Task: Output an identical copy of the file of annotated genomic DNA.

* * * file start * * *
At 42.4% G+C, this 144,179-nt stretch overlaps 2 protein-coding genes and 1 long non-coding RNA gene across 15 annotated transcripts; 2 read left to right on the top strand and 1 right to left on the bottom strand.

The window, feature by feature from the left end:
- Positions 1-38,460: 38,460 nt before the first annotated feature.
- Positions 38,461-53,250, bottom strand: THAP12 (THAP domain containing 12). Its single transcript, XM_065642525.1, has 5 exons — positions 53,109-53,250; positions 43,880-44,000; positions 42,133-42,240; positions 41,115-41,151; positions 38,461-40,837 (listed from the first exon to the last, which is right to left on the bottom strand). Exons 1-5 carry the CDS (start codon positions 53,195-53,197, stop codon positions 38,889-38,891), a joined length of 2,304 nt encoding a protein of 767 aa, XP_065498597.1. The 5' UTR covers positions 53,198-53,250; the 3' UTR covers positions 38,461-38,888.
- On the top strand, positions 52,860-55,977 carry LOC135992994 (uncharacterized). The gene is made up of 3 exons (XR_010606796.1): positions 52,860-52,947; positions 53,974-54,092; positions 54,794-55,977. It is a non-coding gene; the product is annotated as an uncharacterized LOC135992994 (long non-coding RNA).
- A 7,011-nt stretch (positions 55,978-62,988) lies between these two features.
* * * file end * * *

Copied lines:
At 42.4% G+C, this 144,179-nt stretch overlaps 2 protein-coding genes and 1 long non-coding RNA gene across 15 annotated transcripts; 2 read left to right on the top strand and 1 right to left on the bottom strand.

The window, feature by feature from the left end:
- Positions 1-38,460: 38,460 nt before the first annotated feature.
- Positions 38,461-53,250, bottom strand: THAP12 (THAP domain containing 12). Its single transcript, XM_065642525.1, has 5 exons — positions 53,109-53,250; positions 43,880-44,000; positions 42,133-42,240; positions 41,115-41,151; positions 38,461-40,837 (listed from the first exon to the last, which is right to left on the bottom strand). Exons 1-5 carry the CDS (start codon positions 53,195-53,197, stop codon positions 38,889-38,891), a joined length of 2,304 nt encoding a protein of 767 aa, XP_065498597.1. The 5' UTR covers positions 53,198-53,250; the 3' UTR covers positions 38,461-38,888.
- On the top strand, positions 52,860-55,977 carry LOC135992994 (uncharacterized). The gene is made up of 3 exons (XR_010606796.1): positions 52,860-52,947; positions 53,974-54,092; positions 54,794-55,977. It is a non-coding gene; the product is annotated as an uncharacterized LOC135992994 (long non-coding RNA).
- A 7,011-nt stretch (positions 55,978-62,988) lies between these two features.